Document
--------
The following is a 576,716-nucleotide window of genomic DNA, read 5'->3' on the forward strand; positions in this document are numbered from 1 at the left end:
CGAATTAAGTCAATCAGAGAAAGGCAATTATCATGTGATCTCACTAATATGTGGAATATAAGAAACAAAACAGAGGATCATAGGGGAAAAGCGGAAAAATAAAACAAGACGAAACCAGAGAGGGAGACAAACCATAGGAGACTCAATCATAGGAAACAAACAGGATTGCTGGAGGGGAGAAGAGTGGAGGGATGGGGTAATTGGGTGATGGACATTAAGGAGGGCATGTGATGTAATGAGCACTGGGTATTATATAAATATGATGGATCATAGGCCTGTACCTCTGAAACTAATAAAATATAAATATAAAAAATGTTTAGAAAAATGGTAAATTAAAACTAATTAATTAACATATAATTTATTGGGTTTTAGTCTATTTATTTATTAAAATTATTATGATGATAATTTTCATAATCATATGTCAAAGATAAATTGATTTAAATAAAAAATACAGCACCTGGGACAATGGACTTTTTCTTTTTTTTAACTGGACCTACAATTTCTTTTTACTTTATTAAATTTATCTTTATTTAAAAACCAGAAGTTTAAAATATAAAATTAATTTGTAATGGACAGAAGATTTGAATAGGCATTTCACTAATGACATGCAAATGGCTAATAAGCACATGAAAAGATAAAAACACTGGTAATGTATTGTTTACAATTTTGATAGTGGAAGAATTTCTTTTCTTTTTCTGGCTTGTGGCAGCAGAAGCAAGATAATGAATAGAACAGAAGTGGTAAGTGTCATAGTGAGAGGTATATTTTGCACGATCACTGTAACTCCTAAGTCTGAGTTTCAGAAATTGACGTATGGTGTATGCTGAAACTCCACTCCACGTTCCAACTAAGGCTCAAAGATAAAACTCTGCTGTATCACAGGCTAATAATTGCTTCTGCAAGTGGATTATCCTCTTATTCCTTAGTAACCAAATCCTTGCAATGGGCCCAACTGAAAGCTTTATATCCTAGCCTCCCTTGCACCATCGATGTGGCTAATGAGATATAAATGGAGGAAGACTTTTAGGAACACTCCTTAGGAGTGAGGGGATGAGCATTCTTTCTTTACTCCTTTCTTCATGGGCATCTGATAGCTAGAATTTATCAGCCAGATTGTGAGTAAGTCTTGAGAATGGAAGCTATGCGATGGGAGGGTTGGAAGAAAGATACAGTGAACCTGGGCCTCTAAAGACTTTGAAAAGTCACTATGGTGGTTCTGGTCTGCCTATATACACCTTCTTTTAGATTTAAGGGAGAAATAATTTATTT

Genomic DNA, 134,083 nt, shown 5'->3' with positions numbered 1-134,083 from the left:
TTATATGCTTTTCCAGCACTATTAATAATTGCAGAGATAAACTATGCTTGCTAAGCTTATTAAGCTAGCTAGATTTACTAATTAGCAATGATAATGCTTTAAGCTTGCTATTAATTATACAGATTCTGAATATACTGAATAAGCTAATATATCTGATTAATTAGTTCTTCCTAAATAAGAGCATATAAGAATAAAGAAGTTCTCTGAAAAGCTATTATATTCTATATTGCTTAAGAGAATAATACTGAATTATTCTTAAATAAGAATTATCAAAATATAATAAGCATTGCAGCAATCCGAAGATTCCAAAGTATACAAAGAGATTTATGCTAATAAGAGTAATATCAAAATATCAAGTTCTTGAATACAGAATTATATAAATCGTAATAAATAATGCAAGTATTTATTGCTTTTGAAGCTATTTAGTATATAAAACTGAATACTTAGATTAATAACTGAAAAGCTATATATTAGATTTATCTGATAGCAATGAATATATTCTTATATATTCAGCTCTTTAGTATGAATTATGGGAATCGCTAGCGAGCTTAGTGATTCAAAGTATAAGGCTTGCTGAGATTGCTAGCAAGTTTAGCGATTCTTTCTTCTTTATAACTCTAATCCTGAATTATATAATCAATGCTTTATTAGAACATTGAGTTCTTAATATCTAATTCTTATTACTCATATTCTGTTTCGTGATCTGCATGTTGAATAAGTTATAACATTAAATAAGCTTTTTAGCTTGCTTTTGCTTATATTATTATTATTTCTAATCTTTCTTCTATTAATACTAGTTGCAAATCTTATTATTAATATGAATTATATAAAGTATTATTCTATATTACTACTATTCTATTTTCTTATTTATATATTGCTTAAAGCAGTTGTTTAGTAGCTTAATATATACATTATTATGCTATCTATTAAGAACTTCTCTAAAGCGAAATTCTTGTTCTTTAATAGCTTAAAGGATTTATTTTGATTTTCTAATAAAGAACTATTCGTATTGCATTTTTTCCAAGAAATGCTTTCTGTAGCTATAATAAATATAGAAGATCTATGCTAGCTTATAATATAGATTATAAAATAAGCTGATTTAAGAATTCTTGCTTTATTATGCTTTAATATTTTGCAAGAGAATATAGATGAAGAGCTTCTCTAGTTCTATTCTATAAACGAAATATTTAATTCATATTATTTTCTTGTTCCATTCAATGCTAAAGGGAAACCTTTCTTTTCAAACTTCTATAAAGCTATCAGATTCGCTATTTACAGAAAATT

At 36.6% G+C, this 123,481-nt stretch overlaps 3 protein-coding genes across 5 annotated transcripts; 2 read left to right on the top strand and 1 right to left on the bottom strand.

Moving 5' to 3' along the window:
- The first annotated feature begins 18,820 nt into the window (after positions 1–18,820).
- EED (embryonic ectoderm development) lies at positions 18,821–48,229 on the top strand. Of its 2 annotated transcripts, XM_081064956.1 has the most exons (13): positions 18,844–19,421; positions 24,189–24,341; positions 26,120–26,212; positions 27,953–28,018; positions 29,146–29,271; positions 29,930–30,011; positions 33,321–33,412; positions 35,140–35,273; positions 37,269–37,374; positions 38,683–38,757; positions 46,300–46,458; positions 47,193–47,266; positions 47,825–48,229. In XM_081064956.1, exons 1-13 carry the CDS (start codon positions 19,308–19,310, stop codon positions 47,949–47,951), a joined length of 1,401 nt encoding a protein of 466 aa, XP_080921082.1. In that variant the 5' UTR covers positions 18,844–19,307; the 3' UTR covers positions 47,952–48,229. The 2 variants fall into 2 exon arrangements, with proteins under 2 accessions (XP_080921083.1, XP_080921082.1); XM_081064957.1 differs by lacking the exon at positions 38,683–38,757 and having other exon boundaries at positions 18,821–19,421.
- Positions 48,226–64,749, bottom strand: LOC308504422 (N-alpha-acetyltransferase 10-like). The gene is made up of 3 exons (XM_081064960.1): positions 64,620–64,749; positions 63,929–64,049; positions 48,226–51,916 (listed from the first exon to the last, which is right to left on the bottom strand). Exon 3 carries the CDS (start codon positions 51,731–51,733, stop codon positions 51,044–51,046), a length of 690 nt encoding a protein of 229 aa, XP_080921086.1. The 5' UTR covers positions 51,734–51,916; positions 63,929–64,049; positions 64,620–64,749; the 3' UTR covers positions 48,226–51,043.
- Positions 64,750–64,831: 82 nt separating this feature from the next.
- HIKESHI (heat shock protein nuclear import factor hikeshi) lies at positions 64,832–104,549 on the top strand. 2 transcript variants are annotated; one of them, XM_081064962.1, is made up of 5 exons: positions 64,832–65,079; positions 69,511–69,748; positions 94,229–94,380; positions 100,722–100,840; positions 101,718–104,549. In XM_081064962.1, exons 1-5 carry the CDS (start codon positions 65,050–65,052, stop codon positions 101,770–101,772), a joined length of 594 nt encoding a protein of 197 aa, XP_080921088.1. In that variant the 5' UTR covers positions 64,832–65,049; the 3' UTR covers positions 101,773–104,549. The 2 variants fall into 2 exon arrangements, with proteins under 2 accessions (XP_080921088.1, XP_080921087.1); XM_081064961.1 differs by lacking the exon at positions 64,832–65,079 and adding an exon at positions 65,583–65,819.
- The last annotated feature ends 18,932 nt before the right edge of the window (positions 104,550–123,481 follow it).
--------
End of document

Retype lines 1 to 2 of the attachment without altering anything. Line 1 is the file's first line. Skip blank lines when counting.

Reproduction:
The following is a 576,716-nucleotide window of genomic DNA, read 5'->3' on the forward strand; positions in this document are numbered from 1 at the left end:
CGAATTAAGTCAATCAGAGAAAGGCAATTATCATGTGATCTCACTAATATGTGGAATATAAGAAACAAAACAGAGGATCATAGGGGAAAAGCGGAAAAATAAAACAAGACGAAACCAGAGAGGGAGACAAACCATAGGAGACTCAATCATAGGAAACAAACAGGATTGCTGGAGGGGAGAAGAGTGGAGGGATGGGGTAATTGGGTGATGGACATTAAGGAGGGCATGTGATGTAATGAGCACTGGGTATTATATAAATATGATGGATCATAGGCCTGTACCTCTGAAACTAATAAAATATAAATATAAAAAATGTTTAGAAAAATGGTAAATTAAAACTAATTAATTAACATATAATTTATTGGGTTTTAGTCTATTTATTTATTAAAATTATTATGATGATAATTTTCATAATCATATGTCAAAGATAAATTGATTTAAATAAAAAATACAGCACCTGGGACAATGGACTTTTTCTTTTTTTTAACTGGACCTACAATTTCTTTTTACTTTATTAAATTTATCTTTATTTAAAAACCAGAAGTTTAAAATATAAAATTAATTTGTAATGGACAGAAGATTTGAATAGGCATTTCACTAATGACATGCAAATGGCTAATAAGCACATGAAAAGATAAAAACACTGGTAATGTATTGTTTACAATTTTGATAGTGGAAGAATTTCTTTTCTTTTTCTGGCTTGTGGCAGCAGAAGCAAGATAATGAATAGAACAGAAGTGGTAAGTGTCATAGTGAGAGGTATATTTTGCACGATCACTGTAACTCCTAAGTCTGAGTTTCAGAAATTGACGTATGGTGTATGCTGAAACTCCACTCCACGTTCCAACTAAGGCTCAAAGATAAAACTCTGCTGTATCACAGGCTAATAATTGCTTCTGCAAGTGGATTATCCTCTTATTCCTTAGTAACCAAATCCTTGCAATGGGCCCAACTGAAAGCTTTATATCCTAGCCTCCCTTGCACCATCGATGTGGCTAATGAGATATAAATGGAGGAAGACTTTTAGGAACACTCCTTAGGAGTGAGGGGATGAGCATTCTTTCTTTACTCCTTTCTTCATGGGCATCTGATAGCTAGAATTTATCAGCCAGATTGTGAGTAAGTCTTGAGAATGGAAGCTATGCGATGGGAGGGTTGGAAGAAAGATACAGTGAACCTGGGCCTCTAAAGACTTTGAAAAGTCACTATGGTGGTTCTGGTCTGCCTATATACACCTTCTTTTAGATTTAAGGGAGAAATAATTTATTT